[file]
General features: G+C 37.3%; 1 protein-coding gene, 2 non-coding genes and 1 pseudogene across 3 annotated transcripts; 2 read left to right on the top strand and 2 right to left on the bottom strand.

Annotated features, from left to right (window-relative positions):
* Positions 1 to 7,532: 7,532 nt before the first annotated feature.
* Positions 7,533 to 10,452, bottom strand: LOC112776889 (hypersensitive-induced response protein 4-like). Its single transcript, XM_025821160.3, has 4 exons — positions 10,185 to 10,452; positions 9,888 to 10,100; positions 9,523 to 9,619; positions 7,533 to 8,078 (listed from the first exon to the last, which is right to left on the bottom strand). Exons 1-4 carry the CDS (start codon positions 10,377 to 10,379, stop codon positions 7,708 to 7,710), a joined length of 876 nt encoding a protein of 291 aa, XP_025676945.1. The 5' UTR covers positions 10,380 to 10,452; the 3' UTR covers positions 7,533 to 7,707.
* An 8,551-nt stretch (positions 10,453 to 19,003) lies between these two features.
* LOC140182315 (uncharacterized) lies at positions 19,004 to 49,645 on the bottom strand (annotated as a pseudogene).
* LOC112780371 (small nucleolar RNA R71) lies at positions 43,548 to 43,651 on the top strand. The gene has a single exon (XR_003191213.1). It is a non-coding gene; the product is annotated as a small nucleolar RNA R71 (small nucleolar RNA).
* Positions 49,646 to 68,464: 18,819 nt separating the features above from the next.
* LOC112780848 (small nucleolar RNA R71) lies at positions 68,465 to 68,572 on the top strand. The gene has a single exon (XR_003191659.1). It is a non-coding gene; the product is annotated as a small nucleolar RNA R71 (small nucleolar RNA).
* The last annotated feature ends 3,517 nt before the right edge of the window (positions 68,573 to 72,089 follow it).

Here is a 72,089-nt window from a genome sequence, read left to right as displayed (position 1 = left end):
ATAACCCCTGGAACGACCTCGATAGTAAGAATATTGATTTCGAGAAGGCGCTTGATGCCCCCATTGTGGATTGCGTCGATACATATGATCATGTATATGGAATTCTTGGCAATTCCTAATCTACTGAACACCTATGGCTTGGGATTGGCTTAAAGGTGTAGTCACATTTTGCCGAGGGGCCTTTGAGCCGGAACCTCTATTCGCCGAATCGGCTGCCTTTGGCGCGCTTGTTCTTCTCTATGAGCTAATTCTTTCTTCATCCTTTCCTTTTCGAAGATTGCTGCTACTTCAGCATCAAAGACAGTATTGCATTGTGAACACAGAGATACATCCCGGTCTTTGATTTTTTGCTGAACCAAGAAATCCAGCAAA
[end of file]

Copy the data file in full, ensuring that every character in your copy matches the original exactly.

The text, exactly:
General features: G+C 37.3%; 1 protein-coding gene, 2 non-coding genes and 1 pseudogene across 3 annotated transcripts; 2 read left to right on the top strand and 2 right to left on the bottom strand.

Annotated features, from left to right (window-relative positions):
* Positions 1 to 7,532: 7,532 nt before the first annotated feature.
* Positions 7,533 to 10,452, bottom strand: LOC112776889 (hypersensitive-induced response protein 4-like). Its single transcript, XM_025821160.3, has 4 exons — positions 10,185 to 10,452; positions 9,888 to 10,100; positions 9,523 to 9,619; positions 7,533 to 8,078 (listed from the first exon to the last, which is right to left on the bottom strand). Exons 1-4 carry the CDS (start codon positions 10,377 to 10,379, stop codon positions 7,708 to 7,710), a joined length of 876 nt encoding a protein of 291 aa, XP_025676945.1. The 5' UTR covers positions 10,380 to 10,452; the 3' UTR covers positions 7,533 to 7,707.
* An 8,551-nt stretch (positions 10,453 to 19,003) lies between these two features.
* LOC140182315 (uncharacterized) lies at positions 19,004 to 49,645 on the bottom strand (annotated as a pseudogene).
* LOC112780371 (small nucleolar RNA R71) lies at positions 43,548 to 43,651 on the top strand. The gene has a single exon (XR_003191213.1). It is a non-coding gene; the product is annotated as a small nucleolar RNA R71 (small nucleolar RNA).
* Positions 49,646 to 68,464: 18,819 nt separating the features above from the next.
* LOC112780848 (small nucleolar RNA R71) lies at positions 68,465 to 68,572 on the top strand. The gene has a single exon (XR_003191659.1). It is a non-coding gene; the product is annotated as a small nucleolar RNA R71 (small nucleolar RNA).
* The last annotated feature ends 3,517 nt before the right edge of the window (positions 68,573 to 72,089 follow it).

Here is a 72,089-nt window from a genome sequence, read left to right as displayed (position 1 = left end):
ATAACCCCTGGAACGACCTCGATAGTAAGAATATTGATTTCGAGAAGGCGCTTGATGCCCCCATTGTGGATTGCGTCGATACATATGATCATGTATATGGAATTCTTGGCAATTCCTAATCTACTGAACACCTATGGCTTGGGATTGGCTTAAAGGTGTAGTCACATTTTGCCGAGGGGCCTTTGAGCCGGAACCTCTATTCGCCGAATCGGCTGCCTTTGGCGCGCTTGTTCTTCTCTATGAGCTAATTCTTTCTTCATCCTTTCCTTTTCGAAGATTGCTGCTACTTCAGCATCAAAGACAGTATTGCATTGTGAACACAGAGATACATCCCGGTCTTTGATTTTTTGCTGAACCAAGAAATCCAGCAAA